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How a stay-at-home mom found purpose by getting published

Tara Mondou's purpose-driven journey would begin with an intent to share her mother's legacy and bring her peace
Little Girl in the Mirror
Supplied photo

With no previous experience, Tara Mondou would endeavor to write her first book. Her purpose-driven journey would begin with an intent to share her mother's legacy and bring her peace. Growing up, Mondou's mother would often share stories of Mrs. Wren, the woman who began to emotionally abuse her at the age of five. "As a child, I didn't like these stories, I didn't want to hear about the woman who was mean to my Mom, and I especially didn't want to hear about how my Grandmother didn't save her. I told her she was exaggerating and that it probably wasn't that bad. I basically told her to get over it." 

Set in the early 1950s "Little Girl in the Mirror" takes you inside the mind of a child named Cathy during her 'rollercoaster childhood' that would take her from Glace Bay, Nova Scotia to Stratford, Ontario. Names are unchanged, details unaltered as Mondou bravely writes in the perspective of a little girl, who happens to be her mother. "Through writing your story, I feel like I have taken little Cathy's hand and I have saved her, held her and loved her."

So how does someone, with no prior writing experience, publish a successful novel? 

"After my mother died, I went through her things and found her diary." She uncovered detailed narratives of an abusive woman know as Mrs. Wren, "and it wasn't until then that it really hit me that her time with Mrs. Wren was never acknowledged by anyone. Not by me or my grandmother…certainly not by Mrs. Wren." 

In between the pages of her mother's diary she had found her purpose, "the only way to try to fix this hurt that my mom carried with her for so long, was to write in a book and that way, perhaps freeing her and finally giving her the acknowledgement, she always needed."

Mondou, a busy mother to two young children and dedicated volunteer in the community, found her motivation through the intent of bringing light to her mother's heartbreaking story. Knowing she is deadline driven she created self-prescribed targets that entailed 1500-3000 words per day. She finished her first draft in just 10 weeks. That first draft was published by Meraki House Publishing.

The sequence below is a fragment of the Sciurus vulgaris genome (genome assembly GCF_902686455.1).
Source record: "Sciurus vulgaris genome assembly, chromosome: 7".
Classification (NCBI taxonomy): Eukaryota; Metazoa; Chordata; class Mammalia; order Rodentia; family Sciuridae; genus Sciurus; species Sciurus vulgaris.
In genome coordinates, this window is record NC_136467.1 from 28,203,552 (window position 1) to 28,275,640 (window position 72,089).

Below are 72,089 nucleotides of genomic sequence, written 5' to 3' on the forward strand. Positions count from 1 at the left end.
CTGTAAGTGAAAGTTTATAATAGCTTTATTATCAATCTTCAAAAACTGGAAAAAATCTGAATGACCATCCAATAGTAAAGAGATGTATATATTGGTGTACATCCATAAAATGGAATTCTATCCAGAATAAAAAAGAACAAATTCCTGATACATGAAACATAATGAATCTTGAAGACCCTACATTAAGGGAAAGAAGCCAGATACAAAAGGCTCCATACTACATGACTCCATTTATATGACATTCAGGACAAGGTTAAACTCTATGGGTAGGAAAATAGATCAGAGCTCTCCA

When asked where she found the discipline to write and get published in such a short period she says, "If you really want to do something, you'll find the time," and encourages first-time authors to "find like-minded people to surround yourself with," to help ease the burden of doing this alone. She goes on to say that during the process of writing her first book she learned the value of knowing why you are writing and discovered the message of her mother's story.

It's about the power of acknowledgment, "more than saying 'I'm sorry', acknowledgement is the key to forgiveness. And if someone has hurt you and not acknowledged that hurt, forgiveness will forever be unobtainable. And that's really what this book is all about."

She encourages first time authors to self-publish, "it's so easy, you have all the control and you own your own file." 

Mondou is already working on her next book, another autobiography based on her own childhood. "The story of Tara, who lived a great life, but there will be a dark tinge to it."

Tara is the 2018 recipient of the Bernice Adams Memorial Award for Communication/Literary Arts, and co-founded the Happy Writer Connection support group. More information about Tara Mondou and "Little Girl in the Mirror," can be found at  

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